Figure 12. Rumadiou St.P. Av 59―H669 3., fire room front side aperture with splinter guards and ashlar camouflage.

mobile battery (Patrimoine Région Bretagne, 2002c) (Rapport Pinczon du Sel, 1947-1948a). The St.P. site was included in the terrains of a farm. The R669 are similar to other R669 already encountered in other German artillery batteries (Tomezzoli & Pottier, 2016a) (Tomezzoli & Pottier, 2016b). The visit took place on 22 May 2016.

The R669 2. (Figures 7-9) was located on a side of a dog breeding. Its external concrete structure was in a good preservation state, characterized by a curious ashlar camouflage, typical of the bunker of this area. A wall provided with metallic barrier divided the fire room in two parts: a part was designated for storing agricultural devices and materials; the other for the activities of the dog breeding. All the bunker original furniture disappeared. A water tank was installed in the combat gas extraction system room, the conduits of the system were covered by metal panels and the system pump disappeared. The ammunition room hosted shelves and devices of the dog breeding. The metallic ceiling preserved two joints for the gun lifting.

The R669 3. had a well preserved ashlar camouflaged concrete structure. The interior of the fire room was of difficult access because of the lot of stored agricultural devices and materials. The metallic ceiling preserved two joints for the gun lifting and the grids of the combat gas extraction system. The front fire aperture was walled, probably for preventing the access and for protecting the stored devices.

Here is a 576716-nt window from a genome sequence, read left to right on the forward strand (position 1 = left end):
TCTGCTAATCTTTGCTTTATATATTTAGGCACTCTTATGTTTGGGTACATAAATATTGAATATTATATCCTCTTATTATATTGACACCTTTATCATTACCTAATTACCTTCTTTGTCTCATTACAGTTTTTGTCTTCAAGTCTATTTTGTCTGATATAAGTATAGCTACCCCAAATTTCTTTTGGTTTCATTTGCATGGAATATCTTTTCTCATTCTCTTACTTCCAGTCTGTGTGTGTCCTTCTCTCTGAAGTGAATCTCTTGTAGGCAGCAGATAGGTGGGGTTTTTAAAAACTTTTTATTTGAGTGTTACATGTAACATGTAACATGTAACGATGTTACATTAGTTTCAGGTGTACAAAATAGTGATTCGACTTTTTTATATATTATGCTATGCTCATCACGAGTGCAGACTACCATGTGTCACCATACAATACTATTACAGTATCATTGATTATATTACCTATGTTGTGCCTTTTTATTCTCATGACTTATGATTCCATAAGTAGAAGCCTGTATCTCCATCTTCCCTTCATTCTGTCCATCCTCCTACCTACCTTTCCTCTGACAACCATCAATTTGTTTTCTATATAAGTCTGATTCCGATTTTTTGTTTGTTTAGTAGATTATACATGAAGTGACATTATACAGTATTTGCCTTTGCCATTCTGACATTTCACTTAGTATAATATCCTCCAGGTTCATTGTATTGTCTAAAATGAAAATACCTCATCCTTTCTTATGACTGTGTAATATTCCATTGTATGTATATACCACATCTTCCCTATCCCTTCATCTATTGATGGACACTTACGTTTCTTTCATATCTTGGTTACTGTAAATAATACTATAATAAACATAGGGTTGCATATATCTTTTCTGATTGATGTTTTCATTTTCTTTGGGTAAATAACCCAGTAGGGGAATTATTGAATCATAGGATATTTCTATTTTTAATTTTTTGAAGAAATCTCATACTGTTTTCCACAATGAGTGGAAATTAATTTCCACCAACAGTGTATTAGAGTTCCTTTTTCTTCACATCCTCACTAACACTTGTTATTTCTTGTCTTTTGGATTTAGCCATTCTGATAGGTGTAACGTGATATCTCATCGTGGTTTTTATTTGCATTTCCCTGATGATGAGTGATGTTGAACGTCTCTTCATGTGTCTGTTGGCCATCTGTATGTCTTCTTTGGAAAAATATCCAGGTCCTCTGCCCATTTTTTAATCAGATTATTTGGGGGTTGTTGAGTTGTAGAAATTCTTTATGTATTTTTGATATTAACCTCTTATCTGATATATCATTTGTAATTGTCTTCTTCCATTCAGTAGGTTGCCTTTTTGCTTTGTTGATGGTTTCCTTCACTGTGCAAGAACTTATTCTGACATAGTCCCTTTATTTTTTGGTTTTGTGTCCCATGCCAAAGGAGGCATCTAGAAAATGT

Both the bunkers were constructed in a rather quiet period by skilled workers, which had time to devote to the completion of the ashlar camouflage. The military staff in service at the battery was probably lodged in a nearby farm and its dependences. However, the necessity of a canteen, lavatories and toilets let think to the existence of some barracks now disappeared. The two open gun emplacements, the emplacements of the 20 mm guns and the other minor emplacements were no longer recognizable.

3.3. Le Veleury―La Metairie St.P. Av 55―Artillery Battery

The Le Veleury―La Metairie (Plouider) St.p. Av 55 (Figures 13-32) (48˚36'9.15"N, 4˚17'59.09"W), indicated also as Grand Kérvélégan St.P., was composed by four bunkers H671 for captured 105 mm French guns K 331, disposed along a country road, five

Figure 13. Le Veleury - La Metairie St.P. Av 55―general plan: (1) dismantled H671 bunker, (2) one room bunker, (3) H671 bunker, (4) one room bunker, (5) one room bunker, (6) H671 bunker, (7) H671 bunker, (8) place of two bunkers buried in the terrain, (9) Plouider, (10) farm and dependencies [Flash Earth].